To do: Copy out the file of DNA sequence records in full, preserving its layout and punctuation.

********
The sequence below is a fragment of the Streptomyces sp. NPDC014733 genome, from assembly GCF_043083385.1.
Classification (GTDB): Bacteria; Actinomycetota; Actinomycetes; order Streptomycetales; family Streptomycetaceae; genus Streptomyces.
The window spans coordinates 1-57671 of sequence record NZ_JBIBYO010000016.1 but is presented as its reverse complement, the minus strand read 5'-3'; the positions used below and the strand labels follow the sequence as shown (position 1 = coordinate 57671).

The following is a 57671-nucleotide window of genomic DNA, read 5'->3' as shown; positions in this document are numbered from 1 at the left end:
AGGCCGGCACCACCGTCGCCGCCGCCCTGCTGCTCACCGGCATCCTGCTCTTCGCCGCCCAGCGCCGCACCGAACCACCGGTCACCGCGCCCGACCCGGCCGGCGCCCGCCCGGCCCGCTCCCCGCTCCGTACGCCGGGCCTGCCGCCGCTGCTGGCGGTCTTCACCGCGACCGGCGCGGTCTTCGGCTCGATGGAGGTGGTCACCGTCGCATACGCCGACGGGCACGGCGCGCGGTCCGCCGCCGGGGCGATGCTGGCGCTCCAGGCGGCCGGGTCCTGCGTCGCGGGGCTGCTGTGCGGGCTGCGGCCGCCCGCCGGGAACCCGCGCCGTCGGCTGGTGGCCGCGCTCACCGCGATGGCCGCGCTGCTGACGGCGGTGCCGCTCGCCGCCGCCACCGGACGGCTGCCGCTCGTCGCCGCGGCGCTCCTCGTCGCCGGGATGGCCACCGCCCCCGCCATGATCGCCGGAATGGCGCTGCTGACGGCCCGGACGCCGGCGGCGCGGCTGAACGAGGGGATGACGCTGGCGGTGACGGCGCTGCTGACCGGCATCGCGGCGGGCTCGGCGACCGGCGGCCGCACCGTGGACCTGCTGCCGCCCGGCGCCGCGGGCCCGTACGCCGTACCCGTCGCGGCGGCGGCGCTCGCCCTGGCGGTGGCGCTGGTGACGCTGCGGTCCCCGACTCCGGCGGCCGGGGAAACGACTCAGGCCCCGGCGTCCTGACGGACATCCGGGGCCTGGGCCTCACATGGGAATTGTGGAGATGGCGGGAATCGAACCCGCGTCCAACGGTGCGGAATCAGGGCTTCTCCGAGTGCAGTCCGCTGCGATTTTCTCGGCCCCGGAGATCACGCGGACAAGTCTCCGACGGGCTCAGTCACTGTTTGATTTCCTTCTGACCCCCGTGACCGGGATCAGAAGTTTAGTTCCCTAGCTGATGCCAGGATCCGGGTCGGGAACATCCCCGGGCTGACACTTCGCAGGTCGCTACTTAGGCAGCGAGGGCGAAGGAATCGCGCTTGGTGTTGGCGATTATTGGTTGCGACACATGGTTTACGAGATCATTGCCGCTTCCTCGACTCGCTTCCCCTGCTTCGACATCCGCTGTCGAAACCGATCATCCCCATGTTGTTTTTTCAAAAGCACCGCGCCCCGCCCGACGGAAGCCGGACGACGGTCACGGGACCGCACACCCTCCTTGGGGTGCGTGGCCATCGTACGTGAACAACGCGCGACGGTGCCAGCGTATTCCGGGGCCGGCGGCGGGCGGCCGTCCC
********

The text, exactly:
The sequence below is a fragment of the Streptomyces sp. NPDC014733 genome, from assembly GCF_043083385.1.
Classification (GTDB): Bacteria; Actinomycetota; Actinomycetes; order Streptomycetales; family Streptomycetaceae; genus Streptomyces.
The window spans coordinates 1-57671 of sequence record NZ_JBIBYO010000016.1 but is presented as its reverse complement, the minus strand read 5'-3'; the positions used below and the strand labels follow the sequence as shown (position 1 = coordinate 57671).

The following is a 57671-nucleotide window of genomic DNA, read 5'->3' as shown; positions in this document are numbered from 1 at the left end:
AGGCCGGCACCACCGTCGCCGCCGCCCTGCTGCTCACCGGCATCCTGCTCTTCGCCGCCCAGCGCCGCACCGAACCACCGGTCACCGCGCCCGACCCGGCCGGCGCCCGCCCGGCCCGCTCCCCGCTCCGTACGCCGGGCCTGCCGCCGCTGCTGGCGGTCTTCACCGCGACCGGCGCGGTCTTCGGCTCGATGGAGGTGGTCACCGTCGCATACGCCGACGGGCACGGCGCGCGGTCCGCCGCCGGGGCGATGCTGGCGCTCCAGGCGGCCGGGTCCTGCGTCGCGGGGCTGCTGTGCGGGCTGCGGCCGCCCGCCGGGAACCCGCGCCGTCGGCTGGTGGCCGCGCTCACCGCGATGGCCGCGCTGCTGACGGCGGTGCCGCTCGCCGCCGCCACCGGACGGCTGCCGCTCGTCGCCGCGGCGCTCCTCGTCGCCGGGATGGCCACCGCCCCCGCCATGATCGCCGGAATGGCGCTGCTGACGGCCCGGACGCCGGCGGCGCGGCTGAACGAGGGGATGACGCTGGCGGTGACGGCGCTGCTGACCGGCATCGCGGCGGGCTCGGCGACCGGCGGCCGCACCGTGGACCTGCTGCCGCCCGGCGCCGCGGGCCCGTACGCCGTACCCGTCGCGGCGGCGGCGCTCGCCCTGGCGGTGGCGCTGGTGACGCTGCGGTCCCCGACTCCGGCGGCCGGGGAAACGACTCAGGCCCCGGCGTCCTGACGGACATCCGGGGCCTGGGCCTCACATGGGAATTGTGGAGATGGCGGGAATCGAACCCGCGTCCAACGGTGCGGAATCAGGGCTTCTCCGAGTGCAGTCCGCTGCGATTTTCTCGGCCCCGGAGATCACGCGGACAAGTCTCCGACGGGCTCAGTCACTGTTTGATTTCCTTCTGACCCCCGTGACCGGGATCAGAAGTTTAGTTCCCTAGCTGATGCCAGGATCCGGGTCGGGAACATCCCCGGGCTGACACTTCGCAGGTCGCTACTTAGGCAGCGAGGGCGAAGGAATCGCGCTTGGTGTTGGCGATTATTGGTTGCGACACATGGTTTACGAGATCATTGCCGCTTCCTCGACTCGCTTCCCCTGCTTCGACATCCGCTGTCGAAACCGATCATCCCCATGTTGTTTTTTCAAAAGCACCGCGCCCCGCCCGACGGAAGCCGGACGACGGTCACGGGACCGCACACCCTCCTTGGGGTGCGTGGCCATCGTACGTGAACAACGCGCGACGGTGCCAGCGTATTCCGGGGCCGGCGGCGGGCGGCCGTCCC